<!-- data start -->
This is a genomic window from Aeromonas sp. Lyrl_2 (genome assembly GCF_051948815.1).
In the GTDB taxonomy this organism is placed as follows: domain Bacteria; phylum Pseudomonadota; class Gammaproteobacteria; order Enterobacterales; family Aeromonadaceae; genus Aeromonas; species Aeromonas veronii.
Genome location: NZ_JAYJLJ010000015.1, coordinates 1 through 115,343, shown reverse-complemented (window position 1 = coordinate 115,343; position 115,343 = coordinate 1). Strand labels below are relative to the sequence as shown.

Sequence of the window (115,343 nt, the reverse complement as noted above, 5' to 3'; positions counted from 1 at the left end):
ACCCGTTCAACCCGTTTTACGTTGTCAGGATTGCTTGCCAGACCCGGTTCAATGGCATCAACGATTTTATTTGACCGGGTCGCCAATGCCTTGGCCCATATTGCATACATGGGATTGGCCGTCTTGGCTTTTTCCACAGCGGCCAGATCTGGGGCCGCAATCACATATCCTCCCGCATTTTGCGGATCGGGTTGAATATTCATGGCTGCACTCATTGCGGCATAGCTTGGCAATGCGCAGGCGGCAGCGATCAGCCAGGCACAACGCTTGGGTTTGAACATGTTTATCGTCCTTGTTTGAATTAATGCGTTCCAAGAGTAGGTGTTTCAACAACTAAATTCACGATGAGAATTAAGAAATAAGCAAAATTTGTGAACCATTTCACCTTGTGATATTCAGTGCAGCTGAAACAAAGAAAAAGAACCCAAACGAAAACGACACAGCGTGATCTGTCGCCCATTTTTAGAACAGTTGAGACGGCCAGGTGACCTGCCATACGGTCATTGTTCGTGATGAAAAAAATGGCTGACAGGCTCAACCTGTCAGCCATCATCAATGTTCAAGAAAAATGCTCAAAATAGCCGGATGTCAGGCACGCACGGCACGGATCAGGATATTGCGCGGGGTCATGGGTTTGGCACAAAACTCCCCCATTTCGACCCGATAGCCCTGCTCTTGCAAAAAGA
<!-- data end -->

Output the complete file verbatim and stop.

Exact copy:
This is a genomic window from Aeromonas sp. Lyrl_2 (genome assembly GCF_051948815.1).
In the GTDB taxonomy this organism is placed as follows: domain Bacteria; phylum Pseudomonadota; class Gammaproteobacteria; order Enterobacterales; family Aeromonadaceae; genus Aeromonas; species Aeromonas veronii.
Genome location: NZ_JAYJLJ010000015.1, coordinates 1 through 115,343, shown reverse-complemented (window position 1 = coordinate 115,343; position 115,343 = coordinate 1). Strand labels below are relative to the sequence as shown.

Sequence of the window (115,343 nt, the reverse complement as noted above, 5' to 3'; positions counted from 1 at the left end):
ACCCGTTCAACCCGTTTTACGTTGTCAGGATTGCTTGCCAGACCCGGTTCAATGGCATCAACGATTTTATTTGACCGGGTCGCCAATGCCTTGGCCCATATTGCATACATGGGATTGGCCGTCTTGGCTTTTTCCACAGCGGCCAGATCTGGGGCCGCAATCACATATCCTCCCGCATTTTGCGGATCGGGTTGAATATTCATGGCTGCACTCATTGCGGCATAGCTTGGCAATGCGCAGGCGGCAGCGATCAGCCAGGCACAACGCTTGGGTTTGAACATGTTTATCGTCCTTGTTTGAATTAATGCGTTCCAAGAGTAGGTGTTTCAACAACTAAATTCACGATGAGAATTAAGAAATAAGCAAAATTTGTGAACCATTTCACCTTGTGATATTCAGTGCAGCTGAAACAAAGAAAAAGAACCCAAACGAAAACGACACAGCGTGATCTGTCGCCCATTTTTAGAACAGTTGAGACGGCCAGGTGACCTGCCATACGGTCATTGTTCGTGATGAAAAAAATGGCTGACAGGCTCAACCTGTCAGCCATCATCAATGTTCAAGAAAAATGCTCAAAATAGCCGGATGTCAGGCACGCACGGCACGGATCAGGATATTGCGCGGGGTCATGGGTTTGGCACAAAACTCCCCCATTTCGACCCGATAGCCCTGCTCTTGCAAAAAGA